The irregular patch of pavement at the corner of Haywood Street and Page Avenue in downtown Asheville is heating up again, and it’s not just the warmer weather. The city-owned parcel, adjacent to the Civic Center and the Basilica of St. Lawrence, was once earmarked for a parking deck that proved highly controversial and was eventually canceled. Now, however, the site is en route to becoming home to a seven-story hotel, and that prospect has both the Basilica and anti-high-rise activists up in arms.
Asheville is working out a contract to sell the 0.77-acre property to the McKibbon Hotel Group—the next step in a two-year process of finding suitable developers for various city-owned parcels downtown. The Haywood Street property is one of three plots that have been the focus of that effort. The city’s initial request for qualifications—in which interested firms submit a sort of extended resumé displaying past work—resulted in nine companies making the cut for that site. But only McKibbon followed up with a proposal.
The developer is proposing a seven-story, 130-room hotel featuring 9,200 square feet of retail space and 130 parking spaces, some of which would be public. The original proposal called for a 350-space deck, fulfilling a long-held city goal to increase public parking in that part of town. The parking component was scaled back, however, after the city launched talks with AT&T to purchase its parking lot nearby, Economic Development Director Sam Powers reports.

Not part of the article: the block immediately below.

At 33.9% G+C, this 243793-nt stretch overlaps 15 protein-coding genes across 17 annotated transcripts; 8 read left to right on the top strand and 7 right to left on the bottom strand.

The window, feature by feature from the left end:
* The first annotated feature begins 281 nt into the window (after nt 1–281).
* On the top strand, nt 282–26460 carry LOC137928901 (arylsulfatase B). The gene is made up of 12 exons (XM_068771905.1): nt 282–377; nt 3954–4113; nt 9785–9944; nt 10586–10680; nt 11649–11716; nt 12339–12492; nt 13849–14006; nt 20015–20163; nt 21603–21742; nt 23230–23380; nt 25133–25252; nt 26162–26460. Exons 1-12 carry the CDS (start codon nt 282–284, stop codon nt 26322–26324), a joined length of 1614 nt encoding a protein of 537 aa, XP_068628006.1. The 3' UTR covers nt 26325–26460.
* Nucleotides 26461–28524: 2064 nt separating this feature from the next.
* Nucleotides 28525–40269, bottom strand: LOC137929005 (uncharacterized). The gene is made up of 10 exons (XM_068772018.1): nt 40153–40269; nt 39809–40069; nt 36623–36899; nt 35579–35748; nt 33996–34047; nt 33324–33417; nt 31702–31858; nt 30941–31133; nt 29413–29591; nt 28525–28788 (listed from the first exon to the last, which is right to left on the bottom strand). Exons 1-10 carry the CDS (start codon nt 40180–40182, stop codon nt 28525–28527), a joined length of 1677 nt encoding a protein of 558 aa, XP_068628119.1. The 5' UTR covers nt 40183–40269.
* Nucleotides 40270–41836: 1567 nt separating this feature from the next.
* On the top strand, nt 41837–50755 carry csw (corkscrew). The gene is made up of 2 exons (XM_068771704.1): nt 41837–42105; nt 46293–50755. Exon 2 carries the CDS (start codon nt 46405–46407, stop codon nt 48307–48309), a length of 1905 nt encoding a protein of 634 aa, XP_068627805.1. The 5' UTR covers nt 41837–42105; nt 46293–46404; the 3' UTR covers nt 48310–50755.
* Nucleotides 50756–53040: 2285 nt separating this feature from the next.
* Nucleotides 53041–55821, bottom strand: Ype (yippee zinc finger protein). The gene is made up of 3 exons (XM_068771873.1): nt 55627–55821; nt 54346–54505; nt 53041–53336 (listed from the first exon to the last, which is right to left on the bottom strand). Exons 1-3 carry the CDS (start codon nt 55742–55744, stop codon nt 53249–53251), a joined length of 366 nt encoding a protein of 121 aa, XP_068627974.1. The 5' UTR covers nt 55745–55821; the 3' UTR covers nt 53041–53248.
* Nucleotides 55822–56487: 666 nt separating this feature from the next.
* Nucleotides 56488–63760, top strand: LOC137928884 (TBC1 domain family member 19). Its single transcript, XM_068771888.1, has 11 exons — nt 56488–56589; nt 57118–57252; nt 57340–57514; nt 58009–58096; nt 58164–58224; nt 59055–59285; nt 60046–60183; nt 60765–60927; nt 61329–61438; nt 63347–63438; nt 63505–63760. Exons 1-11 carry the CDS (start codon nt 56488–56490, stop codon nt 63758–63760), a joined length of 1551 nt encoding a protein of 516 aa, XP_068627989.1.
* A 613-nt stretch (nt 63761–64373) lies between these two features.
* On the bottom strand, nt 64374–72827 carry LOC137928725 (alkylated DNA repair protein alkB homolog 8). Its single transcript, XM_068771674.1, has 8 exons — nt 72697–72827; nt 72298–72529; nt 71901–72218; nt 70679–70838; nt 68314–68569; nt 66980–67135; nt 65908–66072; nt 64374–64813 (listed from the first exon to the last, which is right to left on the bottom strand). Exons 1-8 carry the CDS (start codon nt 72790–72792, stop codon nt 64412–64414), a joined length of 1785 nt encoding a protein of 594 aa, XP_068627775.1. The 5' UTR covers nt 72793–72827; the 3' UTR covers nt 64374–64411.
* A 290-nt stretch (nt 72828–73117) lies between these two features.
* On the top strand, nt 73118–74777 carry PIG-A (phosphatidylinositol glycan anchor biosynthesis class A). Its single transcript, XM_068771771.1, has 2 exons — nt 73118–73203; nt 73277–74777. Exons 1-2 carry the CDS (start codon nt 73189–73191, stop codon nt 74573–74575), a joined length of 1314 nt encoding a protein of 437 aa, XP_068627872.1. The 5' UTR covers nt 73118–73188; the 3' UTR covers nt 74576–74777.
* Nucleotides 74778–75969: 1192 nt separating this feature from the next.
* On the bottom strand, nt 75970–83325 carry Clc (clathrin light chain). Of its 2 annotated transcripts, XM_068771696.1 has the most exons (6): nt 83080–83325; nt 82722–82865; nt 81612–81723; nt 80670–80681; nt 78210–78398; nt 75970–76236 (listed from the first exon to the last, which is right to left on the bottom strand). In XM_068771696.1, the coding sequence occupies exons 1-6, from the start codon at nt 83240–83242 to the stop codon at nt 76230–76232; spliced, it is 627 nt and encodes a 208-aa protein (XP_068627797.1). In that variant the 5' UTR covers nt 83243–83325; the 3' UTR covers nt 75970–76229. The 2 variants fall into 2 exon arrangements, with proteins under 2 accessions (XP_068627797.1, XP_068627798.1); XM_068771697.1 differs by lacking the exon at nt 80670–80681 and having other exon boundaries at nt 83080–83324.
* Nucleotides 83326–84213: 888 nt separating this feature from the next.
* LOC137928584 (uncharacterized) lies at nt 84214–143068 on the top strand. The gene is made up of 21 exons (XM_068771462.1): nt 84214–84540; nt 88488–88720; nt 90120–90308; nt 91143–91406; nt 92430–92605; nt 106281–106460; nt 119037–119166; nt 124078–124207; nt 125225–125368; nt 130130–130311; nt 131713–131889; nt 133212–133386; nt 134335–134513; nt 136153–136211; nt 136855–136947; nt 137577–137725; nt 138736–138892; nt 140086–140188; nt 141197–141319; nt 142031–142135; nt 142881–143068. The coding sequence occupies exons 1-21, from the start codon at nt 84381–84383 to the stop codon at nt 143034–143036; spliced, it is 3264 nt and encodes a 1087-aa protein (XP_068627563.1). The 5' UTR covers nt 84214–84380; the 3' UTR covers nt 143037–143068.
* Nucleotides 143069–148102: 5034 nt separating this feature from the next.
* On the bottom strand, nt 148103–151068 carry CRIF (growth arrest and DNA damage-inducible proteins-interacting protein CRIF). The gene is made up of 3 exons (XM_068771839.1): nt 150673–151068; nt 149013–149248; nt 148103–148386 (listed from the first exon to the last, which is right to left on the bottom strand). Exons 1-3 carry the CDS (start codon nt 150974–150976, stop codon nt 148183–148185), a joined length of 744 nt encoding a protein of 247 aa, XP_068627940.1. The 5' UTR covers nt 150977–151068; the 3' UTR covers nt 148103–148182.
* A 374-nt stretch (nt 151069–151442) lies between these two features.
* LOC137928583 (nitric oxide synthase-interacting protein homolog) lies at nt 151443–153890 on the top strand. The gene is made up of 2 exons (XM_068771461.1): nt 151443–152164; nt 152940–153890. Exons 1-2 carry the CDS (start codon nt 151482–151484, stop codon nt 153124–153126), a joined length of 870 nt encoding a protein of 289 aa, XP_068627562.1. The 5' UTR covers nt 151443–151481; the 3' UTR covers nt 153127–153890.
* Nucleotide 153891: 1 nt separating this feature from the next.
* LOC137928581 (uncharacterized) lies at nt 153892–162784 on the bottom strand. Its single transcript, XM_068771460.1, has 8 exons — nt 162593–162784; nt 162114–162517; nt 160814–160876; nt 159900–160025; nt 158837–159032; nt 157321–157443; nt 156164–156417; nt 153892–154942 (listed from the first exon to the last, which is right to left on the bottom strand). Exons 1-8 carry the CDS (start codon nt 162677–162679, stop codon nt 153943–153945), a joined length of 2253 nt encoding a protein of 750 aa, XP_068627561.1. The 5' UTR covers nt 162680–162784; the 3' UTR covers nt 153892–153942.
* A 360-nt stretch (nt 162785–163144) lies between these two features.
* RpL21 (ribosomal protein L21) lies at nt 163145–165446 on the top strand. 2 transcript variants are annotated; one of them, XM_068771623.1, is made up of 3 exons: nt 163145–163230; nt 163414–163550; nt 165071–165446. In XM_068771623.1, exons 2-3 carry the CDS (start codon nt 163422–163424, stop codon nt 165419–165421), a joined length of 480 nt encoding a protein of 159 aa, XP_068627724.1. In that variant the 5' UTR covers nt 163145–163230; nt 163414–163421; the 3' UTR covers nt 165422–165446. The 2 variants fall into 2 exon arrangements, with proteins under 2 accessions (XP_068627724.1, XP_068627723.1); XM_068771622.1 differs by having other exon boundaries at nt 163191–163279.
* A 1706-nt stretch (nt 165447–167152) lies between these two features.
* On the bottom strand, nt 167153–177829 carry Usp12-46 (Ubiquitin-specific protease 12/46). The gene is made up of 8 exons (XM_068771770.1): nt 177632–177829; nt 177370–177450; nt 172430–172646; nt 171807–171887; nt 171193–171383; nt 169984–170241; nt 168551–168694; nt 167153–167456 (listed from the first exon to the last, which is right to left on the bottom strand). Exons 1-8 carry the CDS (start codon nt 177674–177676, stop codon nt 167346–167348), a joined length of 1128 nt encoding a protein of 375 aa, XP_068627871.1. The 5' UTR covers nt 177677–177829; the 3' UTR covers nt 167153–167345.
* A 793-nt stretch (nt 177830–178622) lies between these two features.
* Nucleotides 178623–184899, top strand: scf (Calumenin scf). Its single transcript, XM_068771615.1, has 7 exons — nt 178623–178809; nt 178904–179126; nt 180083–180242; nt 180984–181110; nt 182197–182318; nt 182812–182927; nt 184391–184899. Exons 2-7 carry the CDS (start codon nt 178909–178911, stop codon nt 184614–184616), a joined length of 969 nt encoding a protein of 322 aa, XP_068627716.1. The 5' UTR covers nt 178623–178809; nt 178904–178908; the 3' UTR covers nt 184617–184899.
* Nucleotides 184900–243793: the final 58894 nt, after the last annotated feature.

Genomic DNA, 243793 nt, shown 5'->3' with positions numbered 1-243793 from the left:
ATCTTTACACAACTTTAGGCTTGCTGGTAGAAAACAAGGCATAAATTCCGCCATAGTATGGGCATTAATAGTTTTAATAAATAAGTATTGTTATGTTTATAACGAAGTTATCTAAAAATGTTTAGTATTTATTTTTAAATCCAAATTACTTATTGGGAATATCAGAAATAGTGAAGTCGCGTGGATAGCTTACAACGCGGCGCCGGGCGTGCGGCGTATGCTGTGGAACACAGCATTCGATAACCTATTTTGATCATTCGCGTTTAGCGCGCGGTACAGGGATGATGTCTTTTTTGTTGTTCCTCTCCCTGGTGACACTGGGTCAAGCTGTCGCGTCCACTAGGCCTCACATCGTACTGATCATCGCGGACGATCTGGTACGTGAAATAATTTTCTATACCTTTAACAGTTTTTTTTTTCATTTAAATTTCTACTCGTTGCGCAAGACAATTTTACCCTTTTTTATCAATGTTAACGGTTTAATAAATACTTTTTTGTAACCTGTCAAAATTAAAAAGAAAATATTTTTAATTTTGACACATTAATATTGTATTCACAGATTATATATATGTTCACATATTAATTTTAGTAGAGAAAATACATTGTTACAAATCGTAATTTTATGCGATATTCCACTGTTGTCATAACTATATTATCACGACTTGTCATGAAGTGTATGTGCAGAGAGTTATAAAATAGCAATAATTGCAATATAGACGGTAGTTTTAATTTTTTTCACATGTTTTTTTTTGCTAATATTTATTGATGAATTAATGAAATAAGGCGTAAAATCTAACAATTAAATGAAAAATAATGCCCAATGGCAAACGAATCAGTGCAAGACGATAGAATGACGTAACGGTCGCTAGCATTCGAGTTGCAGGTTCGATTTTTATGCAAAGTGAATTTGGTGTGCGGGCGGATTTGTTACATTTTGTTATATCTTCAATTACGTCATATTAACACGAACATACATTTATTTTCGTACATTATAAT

But the prospect of a seven-story building smack across the street has spurred Basilica officials into action. Basilica property manager Bud Hansbury has met with city staff and Council members, asking that the city either develop a park on the site or increase the required setback for any development there. He’s also released a “Save the Basilica” video that’s now making the rounds on the Internet. The proposed structure, he told Xpress, would tower over the 1909-vintage Basilica and completely cut it off from downtown.
Meanwhile, People Advocating Real Conservancy, a local grass-roots group, has gotten in the game, circulating e-mails and likening the plan to the controversial Parkside condominium project that’s the focus of a protracted legal battle.
This isn’t the first time the area around the Basilica has sparked outcry by activist groups. In 2005, the city scrapped a six-story parking deck planned for the area after the Basilica’s owner, the Diocese of Charlotte, backed out of an agreement to sell the city property needed for the project. The deck, which would have backed up up to the neighboring Battery Park Apartments, also prompted protest demonstrations by sign-wielding tenants there. Canceling the project proved costly for the city, which had already invested $4 million to acquire adjacent parcels and design the deck. McKibbon’s initial bid for the property was $2.3 million.
Powers, meanwhile, points out that the whole process of seeking proposals has been “extensive and transparent,” with regular Council updates since 2007. Both the hotel project and the land sale will still require Council approval before construction can begin.